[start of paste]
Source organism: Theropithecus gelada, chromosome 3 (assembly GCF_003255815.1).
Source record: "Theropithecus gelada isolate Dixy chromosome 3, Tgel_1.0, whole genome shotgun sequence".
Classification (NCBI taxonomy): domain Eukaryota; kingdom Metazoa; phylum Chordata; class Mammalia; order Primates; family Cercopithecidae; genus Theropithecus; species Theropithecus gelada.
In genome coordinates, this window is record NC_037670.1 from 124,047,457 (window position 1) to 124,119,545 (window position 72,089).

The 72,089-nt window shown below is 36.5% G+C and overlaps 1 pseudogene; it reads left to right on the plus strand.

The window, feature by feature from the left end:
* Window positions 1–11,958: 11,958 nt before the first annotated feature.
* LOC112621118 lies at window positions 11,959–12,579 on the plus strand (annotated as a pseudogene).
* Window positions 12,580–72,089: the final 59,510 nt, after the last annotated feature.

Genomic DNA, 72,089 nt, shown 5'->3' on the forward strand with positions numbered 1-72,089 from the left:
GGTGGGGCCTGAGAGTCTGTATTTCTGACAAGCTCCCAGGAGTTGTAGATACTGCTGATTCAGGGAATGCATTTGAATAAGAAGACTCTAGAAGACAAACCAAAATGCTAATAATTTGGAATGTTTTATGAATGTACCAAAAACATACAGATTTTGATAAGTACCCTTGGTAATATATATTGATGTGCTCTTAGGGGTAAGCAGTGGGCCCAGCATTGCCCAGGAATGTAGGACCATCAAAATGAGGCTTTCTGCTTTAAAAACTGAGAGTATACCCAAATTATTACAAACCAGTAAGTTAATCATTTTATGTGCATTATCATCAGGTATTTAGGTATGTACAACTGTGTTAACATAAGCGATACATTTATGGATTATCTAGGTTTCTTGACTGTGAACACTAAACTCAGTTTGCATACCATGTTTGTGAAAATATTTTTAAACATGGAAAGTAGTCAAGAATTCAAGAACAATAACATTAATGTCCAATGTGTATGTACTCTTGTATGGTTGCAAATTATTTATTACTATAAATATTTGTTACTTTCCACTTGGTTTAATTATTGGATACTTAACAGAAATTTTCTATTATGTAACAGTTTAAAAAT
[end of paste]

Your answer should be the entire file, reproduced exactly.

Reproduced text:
Source organism: Theropithecus gelada, chromosome 3 (assembly GCF_003255815.1).
Source record: "Theropithecus gelada isolate Dixy chromosome 3, Tgel_1.0, whole genome shotgun sequence".
Classification (NCBI taxonomy): domain Eukaryota; kingdom Metazoa; phylum Chordata; class Mammalia; order Primates; family Cercopithecidae; genus Theropithecus; species Theropithecus gelada.
In genome coordinates, this window is record NC_037670.1 from 124,047,457 (window position 1) to 124,119,545 (window position 72,089).

The 72,089-nt window shown below is 36.5% G+C and overlaps 1 pseudogene; it reads left to right on the plus strand.

The window, feature by feature from the left end:
* Window positions 1–11,958: 11,958 nt before the first annotated feature.
* LOC112621118 lies at window positions 11,959–12,579 on the plus strand (annotated as a pseudogene).
* Window positions 12,580–72,089: the final 59,510 nt, after the last annotated feature.

Genomic DNA, 72,089 nt, shown 5'->3' on the forward strand with positions numbered 1-72,089 from the left:
GGTGGGGCCTGAGAGTCTGTATTTCTGACAAGCTCCCAGGAGTTGTAGATACTGCTGATTCAGGGAATGCATTTGAATAAGAAGACTCTAGAAGACAAACCAAAATGCTAATAATTTGGAATGTTTTATGAATGTACCAAAAACATACAGATTTTGATAAGTACCCTTGGTAATATATATTGATGTGCTCTTAGGGGTAAGCAGTGGGCCCAGCATTGCCCAGGAATGTAGGACCATCAAAATGAGGCTTTCTGCTTTAAAAACTGAGAGTATACCCAAATTATTACAAACCAGTAAGTTAATCATTTTATGTGCATTATCATCAGGTATTTAGGTATGTACAACTGTGTTAACATAAGCGATACATTTATGGATTATCTAGGTTTCTTGACTGTGAACACTAAACTCAGTTTGCATACCATGTTTGTGAAAATATTTTTAAACATGGAAAGTAGTCAAGAATTCAAGAACAATAACATTAATGTCCAATGTGTATGTACTCTTGTATGGTTGCAAATTATTTATTACTATAAATATTTGTTACTTTCCACTTGGTTTAATTATTGGATACTTAACAGAAATTTTCTATTATGTAACAGTTTAAAAAT